I also see if there are valuable Facebook groups with local insight on upcoming events. I prep but I also don’t obsess – you have to let the story ideas form by themselves on the ground as well.

Do you plan ahead or fly by the seat of your pants on writing trips?
I plan most of my overnight accommodation stays and flights ahead of time. I also allow for free time in my schedule. It really depends on the assignment and location. Some gigs don’t allow for much time at all. Others can stretch out (for my guidebooks, I give myself ample time to allow for unscheduled activities or schedule changes, which often happens, and to allow for spontaneity which leads to the best discoveries).

How do you find the best restaurants, bars, and foodie experiences in a new place?
Ask locals. Research online ahead of time for a general idea of experiences available, but then once in your destination, be on the lookout for word-of-mouth suggestions. They could come from a local guide, a taxi, a store sales rep, or locals you meet while you’re out dining. People love to share food experiences. You can also find great tips in the tourist newspapers or magazines that fill the airport/hotels or any free city guides. Ask if there’s an events publication. In the Caribbean islands, there’s always at least one or two, often translated in English if you’re in a Spanish speaking country or a Dutch or French territory.

How do you find the best hidden gems and local hideouts in a new place?
My tips here are similar to my tips for finding authentic food experiences. But I’d also add one trick I use all the time: look for an active community tourism group in the destination.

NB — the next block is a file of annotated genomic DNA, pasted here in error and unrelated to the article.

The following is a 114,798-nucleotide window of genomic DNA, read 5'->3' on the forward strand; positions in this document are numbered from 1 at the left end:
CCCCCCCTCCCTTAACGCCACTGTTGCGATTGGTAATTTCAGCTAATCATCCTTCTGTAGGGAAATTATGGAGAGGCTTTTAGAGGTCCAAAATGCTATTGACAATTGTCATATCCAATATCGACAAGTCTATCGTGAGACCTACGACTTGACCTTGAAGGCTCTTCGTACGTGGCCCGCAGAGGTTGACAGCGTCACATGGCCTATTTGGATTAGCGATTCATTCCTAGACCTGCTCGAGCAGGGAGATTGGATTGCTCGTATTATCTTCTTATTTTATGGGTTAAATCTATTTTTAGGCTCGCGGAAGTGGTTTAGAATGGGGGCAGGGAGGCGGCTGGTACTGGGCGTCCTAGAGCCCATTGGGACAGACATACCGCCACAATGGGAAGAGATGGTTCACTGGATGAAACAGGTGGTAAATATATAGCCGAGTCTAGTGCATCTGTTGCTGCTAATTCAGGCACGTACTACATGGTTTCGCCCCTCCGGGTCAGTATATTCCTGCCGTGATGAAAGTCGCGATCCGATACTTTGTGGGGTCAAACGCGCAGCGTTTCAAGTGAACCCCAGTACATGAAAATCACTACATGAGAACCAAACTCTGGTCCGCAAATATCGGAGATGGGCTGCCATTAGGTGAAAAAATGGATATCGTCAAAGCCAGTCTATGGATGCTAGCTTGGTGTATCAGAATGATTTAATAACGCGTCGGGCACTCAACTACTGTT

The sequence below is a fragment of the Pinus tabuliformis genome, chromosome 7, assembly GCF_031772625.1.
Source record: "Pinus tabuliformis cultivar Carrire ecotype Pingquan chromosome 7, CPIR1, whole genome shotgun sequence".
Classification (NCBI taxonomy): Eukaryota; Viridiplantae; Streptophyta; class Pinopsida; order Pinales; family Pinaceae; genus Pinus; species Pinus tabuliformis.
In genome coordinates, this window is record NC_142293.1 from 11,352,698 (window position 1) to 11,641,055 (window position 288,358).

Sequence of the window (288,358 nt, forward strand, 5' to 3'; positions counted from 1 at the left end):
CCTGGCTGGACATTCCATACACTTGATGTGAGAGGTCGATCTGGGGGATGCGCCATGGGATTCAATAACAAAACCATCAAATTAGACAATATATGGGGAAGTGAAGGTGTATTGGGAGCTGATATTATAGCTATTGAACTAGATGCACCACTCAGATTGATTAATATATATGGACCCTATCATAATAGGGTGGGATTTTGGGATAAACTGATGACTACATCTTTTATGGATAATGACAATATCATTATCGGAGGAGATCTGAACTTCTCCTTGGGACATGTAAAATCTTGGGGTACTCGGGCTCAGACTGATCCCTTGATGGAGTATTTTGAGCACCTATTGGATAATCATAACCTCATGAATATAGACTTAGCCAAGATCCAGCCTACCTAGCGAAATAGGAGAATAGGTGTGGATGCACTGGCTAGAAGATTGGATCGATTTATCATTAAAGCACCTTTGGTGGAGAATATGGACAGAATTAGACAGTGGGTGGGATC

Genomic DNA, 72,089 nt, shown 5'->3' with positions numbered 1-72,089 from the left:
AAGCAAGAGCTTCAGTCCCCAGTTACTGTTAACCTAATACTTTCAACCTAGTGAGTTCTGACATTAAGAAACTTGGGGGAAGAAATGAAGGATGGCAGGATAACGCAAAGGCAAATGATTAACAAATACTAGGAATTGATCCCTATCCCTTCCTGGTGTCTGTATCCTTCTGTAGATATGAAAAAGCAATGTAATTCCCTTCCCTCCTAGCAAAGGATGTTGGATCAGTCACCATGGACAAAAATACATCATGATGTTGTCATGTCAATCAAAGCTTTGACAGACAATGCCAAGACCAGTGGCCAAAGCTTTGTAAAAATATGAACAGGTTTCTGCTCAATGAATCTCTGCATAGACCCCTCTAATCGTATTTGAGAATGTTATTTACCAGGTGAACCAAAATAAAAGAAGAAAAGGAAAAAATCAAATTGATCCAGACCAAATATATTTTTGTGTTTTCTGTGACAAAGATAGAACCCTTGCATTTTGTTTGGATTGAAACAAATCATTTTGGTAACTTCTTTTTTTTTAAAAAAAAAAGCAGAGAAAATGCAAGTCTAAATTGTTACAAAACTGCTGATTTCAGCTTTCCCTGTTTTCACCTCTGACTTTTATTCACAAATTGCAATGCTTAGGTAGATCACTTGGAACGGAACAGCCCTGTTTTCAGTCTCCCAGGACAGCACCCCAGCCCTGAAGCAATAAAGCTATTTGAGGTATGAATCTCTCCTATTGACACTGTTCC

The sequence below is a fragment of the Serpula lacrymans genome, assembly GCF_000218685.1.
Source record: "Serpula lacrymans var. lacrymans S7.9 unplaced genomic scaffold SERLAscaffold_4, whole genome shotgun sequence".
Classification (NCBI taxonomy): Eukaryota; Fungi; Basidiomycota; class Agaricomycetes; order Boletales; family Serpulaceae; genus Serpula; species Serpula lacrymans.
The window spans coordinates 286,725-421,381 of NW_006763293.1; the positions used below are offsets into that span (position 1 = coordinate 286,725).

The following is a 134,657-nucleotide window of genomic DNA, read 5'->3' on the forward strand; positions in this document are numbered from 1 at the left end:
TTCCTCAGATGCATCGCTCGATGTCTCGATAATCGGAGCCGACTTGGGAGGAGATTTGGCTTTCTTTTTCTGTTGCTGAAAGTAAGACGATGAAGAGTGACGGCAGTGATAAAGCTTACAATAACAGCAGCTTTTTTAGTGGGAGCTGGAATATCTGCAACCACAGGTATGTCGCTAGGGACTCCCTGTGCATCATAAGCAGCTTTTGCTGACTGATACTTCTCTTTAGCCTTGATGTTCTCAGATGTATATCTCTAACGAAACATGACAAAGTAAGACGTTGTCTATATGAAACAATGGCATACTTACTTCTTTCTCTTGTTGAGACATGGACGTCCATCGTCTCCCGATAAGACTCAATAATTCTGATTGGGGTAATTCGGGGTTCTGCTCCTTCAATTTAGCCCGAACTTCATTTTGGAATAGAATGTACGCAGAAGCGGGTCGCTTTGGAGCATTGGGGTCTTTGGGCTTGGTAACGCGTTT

They usually take you on experiences in the specific region where they grew up that you can’t have anywhere else – for example, hiking to secluded sinkholes, chocolate-making workshops, or music and dance lessons that aren’t widely publicized but are amazing.

And a good portion of your money will go directly to support the community–win win!

Another tip is to stay at a locally-owned guesthouse or one that encourages local activities and hires locals to conduct those activities (as opposed to big tour companies).

Any final trips for planning a truly epic trip?
Make sure you allow for free time in your trip. Whether it’s to sit at a cafe and just people watch and write in your notebook or to wander freely and be 100% present, away from any distractions and your smartphone. Free time and presence allow serendipity to take place, and that’s usually when the best memories and stories happen.


Kristin Luna

Camelsandchocolate.com

I’m a Nashville-based journalist (with a travel blog) who has visited all 50 states and upward of 100 countries, penned more than a dozen guidebooks, and written for myriad publications from Travel + Leisure to Newsweek. I’ve never been a full-time traveler—my husband and I are (slowly) restoring a Victorian house in rural Tennessee—but for the past 10 years, I’ve been on the road a minimum of six months a year.

Focus area: Europe and the Southern U.S. I lived in Europe (Scotland, Holland, Denmark) for a handful of years and returned to my roots in Tennessee six years ago, so my travels primarily span the American Southeast and Europe.

Publications include: Travel + Leisure, AFAR, Southern Living, Food + Wine, Parade, etc.

How do you research and prepare for a travel writing trip?